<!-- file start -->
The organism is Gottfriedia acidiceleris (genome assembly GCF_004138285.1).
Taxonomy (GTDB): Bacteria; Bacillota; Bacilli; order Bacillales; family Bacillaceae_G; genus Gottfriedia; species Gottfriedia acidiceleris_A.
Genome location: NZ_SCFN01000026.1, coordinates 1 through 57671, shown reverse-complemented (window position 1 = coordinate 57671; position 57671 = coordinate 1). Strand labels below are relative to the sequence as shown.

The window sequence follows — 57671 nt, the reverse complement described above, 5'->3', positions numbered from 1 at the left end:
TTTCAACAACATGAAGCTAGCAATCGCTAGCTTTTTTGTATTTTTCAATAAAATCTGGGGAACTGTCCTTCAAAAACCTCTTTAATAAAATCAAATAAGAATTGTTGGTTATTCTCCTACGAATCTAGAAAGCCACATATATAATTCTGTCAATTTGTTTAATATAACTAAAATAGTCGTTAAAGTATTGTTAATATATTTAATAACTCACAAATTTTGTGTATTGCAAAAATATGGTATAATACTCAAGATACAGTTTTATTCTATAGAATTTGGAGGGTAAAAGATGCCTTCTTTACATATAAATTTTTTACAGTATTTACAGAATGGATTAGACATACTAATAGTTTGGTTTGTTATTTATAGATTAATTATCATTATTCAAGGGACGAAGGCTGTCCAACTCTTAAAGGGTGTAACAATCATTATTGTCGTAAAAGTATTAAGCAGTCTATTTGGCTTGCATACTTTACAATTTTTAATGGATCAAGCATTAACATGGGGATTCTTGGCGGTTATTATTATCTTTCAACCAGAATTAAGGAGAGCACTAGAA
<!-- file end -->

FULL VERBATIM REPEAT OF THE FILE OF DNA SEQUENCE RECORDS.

The organism is Gottfriedia acidiceleris (genome assembly GCF_004138285.1).
Taxonomy (GTDB): Bacteria; Bacillota; Bacilli; order Bacillales; family Bacillaceae_G; genus Gottfriedia; species Gottfriedia acidiceleris_A.
Genome location: NZ_SCFN01000026.1, coordinates 1 through 57671, shown reverse-complemented (window position 1 = coordinate 57671; position 57671 = coordinate 1). Strand labels below are relative to the sequence as shown.

The window sequence follows — 57671 nt, the reverse complement described above, 5'->3', positions numbered from 1 at the left end:
TTTCAACAACATGAAGCTAGCAATCGCTAGCTTTTTTGTATTTTTCAATAAAATCTGGGGAACTGTCCTTCAAAAACCTCTTTAATAAAATCAAATAAGAATTGTTGGTTATTCTCCTACGAATCTAGAAAGCCACATATATAATTCTGTCAATTTGTTTAATATAACTAAAATAGTCGTTAAAGTATTGTTAATATATTTAATAACTCACAAATTTTGTGTATTGCAAAAATATGGTATAATACTCAAGATACAGTTTTATTCTATAGAATTTGGAGGGTAAAAGATGCCTTCTTTACATATAAATTTTTTACAGTATTTACAGAATGGATTAGACATACTAATAGTTTGGTTTGTTATTTATAGATTAATTATCATTATTCAAGGGACGAAGGCTGTCCAACTCTTAAAGGGTGTAACAATCATTATTGTCGTAAAAGTATTAAGCAGTCTATTTGGCTTGCATACTTTACAATTTTTAATGGATCAAGCATTAACATGGGGATTCTTGGCGGTTATTATTATCTTTCAACCAGAATTAAGGAGAGCACTAGAA